Election: How Trump vs. Clinton is like Hayes vs. Tilden

Hillary Clinton is expected to win the popular vote but lose the electoral vote to President-elect Donald Trump.

This also happened during the election of 1876, when Rutherford B. Hayes, of Fremont, Ohio, lost the popular vote to Samuel Tilden but won the electoral vote and was named the winner, becoming the 19th U.S. president.

Background on the contested election of 1876:

            Rutherford B. Hayes was the Republican candidate, a former Civil War Union general and governor of Ohio. Samuel Tilden was the Democratic candidate and governor of New York.

            The Civil War had ended just 11 years earlier, and the country was deeply divided. The Republican Party was considered the party of the North, while the Democratic Party was considered the party of the South and the former Confederacy.

            Tilden won the popular vote. However, the electoral votes of Florida, South Carolina and Louisiana were in dispute because all three states sent election returns certifying that both Tilden and Hayes had won their state.

            Congress appointed a special commission to review election returns from the disputed states and declare which were valid. During that review, the commission determined Hayes had won the electoral votes in the three states in question.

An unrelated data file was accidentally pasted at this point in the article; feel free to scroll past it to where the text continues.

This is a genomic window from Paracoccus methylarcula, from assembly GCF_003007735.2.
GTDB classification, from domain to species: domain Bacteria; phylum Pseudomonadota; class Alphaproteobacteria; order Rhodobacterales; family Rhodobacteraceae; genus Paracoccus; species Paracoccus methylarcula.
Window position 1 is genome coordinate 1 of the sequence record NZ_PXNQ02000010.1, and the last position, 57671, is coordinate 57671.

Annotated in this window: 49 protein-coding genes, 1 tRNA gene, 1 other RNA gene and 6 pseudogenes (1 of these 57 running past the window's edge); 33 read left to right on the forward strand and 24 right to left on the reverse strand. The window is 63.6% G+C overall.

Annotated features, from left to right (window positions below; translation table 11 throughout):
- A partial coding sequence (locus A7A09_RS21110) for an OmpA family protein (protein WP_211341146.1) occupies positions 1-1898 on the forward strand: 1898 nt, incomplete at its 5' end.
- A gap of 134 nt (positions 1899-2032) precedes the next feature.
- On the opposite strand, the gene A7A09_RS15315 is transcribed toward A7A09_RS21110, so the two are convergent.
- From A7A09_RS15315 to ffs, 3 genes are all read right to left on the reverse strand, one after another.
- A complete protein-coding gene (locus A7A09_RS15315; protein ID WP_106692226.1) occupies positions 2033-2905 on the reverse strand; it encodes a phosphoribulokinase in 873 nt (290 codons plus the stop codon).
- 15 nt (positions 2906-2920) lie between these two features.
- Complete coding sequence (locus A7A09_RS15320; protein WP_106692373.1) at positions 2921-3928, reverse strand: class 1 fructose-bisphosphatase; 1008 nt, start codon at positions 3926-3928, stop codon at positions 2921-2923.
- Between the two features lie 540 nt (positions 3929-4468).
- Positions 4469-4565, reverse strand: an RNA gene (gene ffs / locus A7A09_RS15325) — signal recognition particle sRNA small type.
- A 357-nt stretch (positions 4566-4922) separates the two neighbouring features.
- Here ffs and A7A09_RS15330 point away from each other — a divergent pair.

Congress voted to uphold the commission’s findings, and Hayes had won the presidency by one electoral vote.

The alleged Compromise of 1877:

            Democrats were filibustering Congressional proceedings in order to keep Hayes from being determined the winner. During the dispute, there was a series of meetings between the Republicans and Democrats at the Wormley Hotel in Washington, D.C., to try to work out a peaceful resolution to the crisis.

            What was discussed was not documented, and rumors at the time and since then have indicated that concessions were made to the South in order to end the filibuster. That has become known as the Compromise of 1877, but whether that deal actually was made is still debated by historians today.

How does the Electoral College work?

When voters cast ballots in a presidential election, they are actually casting votes for the electors, who cast their votes for president. The candidate who wins each state’s popular vote gets those electors. Each state’s number of electors is the same as its number of members in Congress. To learn more about the Electoral College, visit the Hayes Presidential Library & Museums to see a display on how the Electoral College was created, its function and how it has affected elections in the past.